Pony.ai’s Driverless Testing Permit Halted by California Regulator After Accident

It was unclear what aspect of this incident prompted the suspension.

Pony.ai’s Driverless Testing Permit Halted by California Regulator After Accident

A car equipped with Pony.ai's self-driving technology is parked at the company's office in California

Highlights
  • DMV has suspended driverless testing permit of Pony.ai
  • The suspension does not impact Pony.ai's permit for testing with a safety
  • It has 10 Hyundai Kona Evs registered under its driverless testing permit

A California regulator on Monday said it has suspended a driverless testing permit for startup technology firm Pony.ai following an accident the first time it has issued such a suspension.

On October 28, a Pony.ai vehicle operating in autonomous mode hit a road center divider and a traffic sign in Fremont after turning right, showed the technology firm's accident report filed with the California Department of Motor Vehicles (DMV)."There were no injuries and no other vehicles involved," the company, backed by Japan's Toyota Motor, said in the report. Accidents during driverless testing are not uncommon. It was unclear what aspect of this incident prompted the suspension.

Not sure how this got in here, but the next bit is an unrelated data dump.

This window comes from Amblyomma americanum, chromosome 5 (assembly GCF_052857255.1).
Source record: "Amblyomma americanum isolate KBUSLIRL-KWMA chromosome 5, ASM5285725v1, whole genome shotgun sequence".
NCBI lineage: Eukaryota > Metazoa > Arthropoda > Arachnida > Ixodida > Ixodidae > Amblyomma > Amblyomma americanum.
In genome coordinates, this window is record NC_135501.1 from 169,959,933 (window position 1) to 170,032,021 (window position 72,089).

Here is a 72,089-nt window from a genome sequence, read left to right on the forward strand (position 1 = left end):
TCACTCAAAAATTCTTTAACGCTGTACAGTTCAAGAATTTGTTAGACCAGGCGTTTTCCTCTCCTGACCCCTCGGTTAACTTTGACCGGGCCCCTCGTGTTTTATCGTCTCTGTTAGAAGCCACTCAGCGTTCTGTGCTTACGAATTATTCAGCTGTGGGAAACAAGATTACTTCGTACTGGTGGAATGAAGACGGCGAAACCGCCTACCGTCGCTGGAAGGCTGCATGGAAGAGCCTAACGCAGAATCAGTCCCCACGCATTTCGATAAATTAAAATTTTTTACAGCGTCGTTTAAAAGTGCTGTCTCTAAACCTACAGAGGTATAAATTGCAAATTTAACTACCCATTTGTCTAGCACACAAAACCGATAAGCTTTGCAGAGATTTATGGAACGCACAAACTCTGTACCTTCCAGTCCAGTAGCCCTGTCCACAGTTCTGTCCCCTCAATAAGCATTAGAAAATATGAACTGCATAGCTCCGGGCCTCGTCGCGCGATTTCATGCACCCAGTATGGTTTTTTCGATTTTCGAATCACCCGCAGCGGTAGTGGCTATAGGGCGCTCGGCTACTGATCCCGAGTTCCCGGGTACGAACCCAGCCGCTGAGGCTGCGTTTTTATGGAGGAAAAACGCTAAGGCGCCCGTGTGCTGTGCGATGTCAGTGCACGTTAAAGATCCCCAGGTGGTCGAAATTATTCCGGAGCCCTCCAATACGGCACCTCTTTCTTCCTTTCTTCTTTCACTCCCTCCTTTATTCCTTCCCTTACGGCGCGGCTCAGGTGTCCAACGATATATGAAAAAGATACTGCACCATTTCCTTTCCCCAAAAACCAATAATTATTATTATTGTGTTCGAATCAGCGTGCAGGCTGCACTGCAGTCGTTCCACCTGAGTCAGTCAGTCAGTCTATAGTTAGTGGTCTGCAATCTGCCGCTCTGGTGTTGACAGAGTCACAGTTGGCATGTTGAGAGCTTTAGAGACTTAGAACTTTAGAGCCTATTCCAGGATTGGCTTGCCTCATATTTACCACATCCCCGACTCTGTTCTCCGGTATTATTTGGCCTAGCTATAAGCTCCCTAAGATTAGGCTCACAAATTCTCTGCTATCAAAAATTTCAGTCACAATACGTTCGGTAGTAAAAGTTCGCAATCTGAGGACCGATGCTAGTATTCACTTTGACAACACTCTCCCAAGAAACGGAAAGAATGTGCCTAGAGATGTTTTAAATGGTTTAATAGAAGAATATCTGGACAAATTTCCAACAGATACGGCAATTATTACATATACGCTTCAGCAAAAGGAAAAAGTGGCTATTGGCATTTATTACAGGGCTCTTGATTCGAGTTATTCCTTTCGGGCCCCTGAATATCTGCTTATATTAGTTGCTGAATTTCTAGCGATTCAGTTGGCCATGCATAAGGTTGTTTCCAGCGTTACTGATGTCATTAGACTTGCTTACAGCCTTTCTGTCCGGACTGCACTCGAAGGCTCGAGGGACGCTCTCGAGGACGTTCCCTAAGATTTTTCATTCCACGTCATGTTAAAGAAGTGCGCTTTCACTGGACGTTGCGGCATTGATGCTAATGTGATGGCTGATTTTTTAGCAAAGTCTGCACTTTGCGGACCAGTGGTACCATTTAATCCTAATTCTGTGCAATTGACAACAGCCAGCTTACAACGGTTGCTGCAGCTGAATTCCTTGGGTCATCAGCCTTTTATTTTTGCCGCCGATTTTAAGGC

"On November 19, the DMV notified Pony.ai that the department is suspending its driverless testing permit, effective immediately, following a reported solo collision in Fremont, California, on Oct 28," the DMV said in a statement. The regulator said Pony.ai has 10 Hyundai Kona electric vehicles registered under its driverless testing permit, and that the suspension does not impact Pony.ai's permit for testing with a safety driver. The suspension comes only six months after Pony.ai became the eighth company to receive a driverless testing permit in California, joining the likes of Alphabet unit Waymo as well as Cruise, backed by General Motors.

"We immediately launched an investigation, and are in contact with the California DMV about the incident," a Pony.ai spokesman said. Safety is the "foundation" of the company's autonomous vehicle technology, the spokesman said. The company said the majority of its autonomous driving testing has involved safety drivers, and that will continue to be the case in the near-term.Pony.ai, which operates in the United States and China, earlier this year suspended plans for a New York stock listing, sources told Reuters.

It halted the plans because it could not gain assurances from Chinese authorities that it would not become a target of increased regulatory action against Chinese technology companies over management and use of user data, the sources said. The Pony.ai spokesman on Monday declined to comment on the listing.

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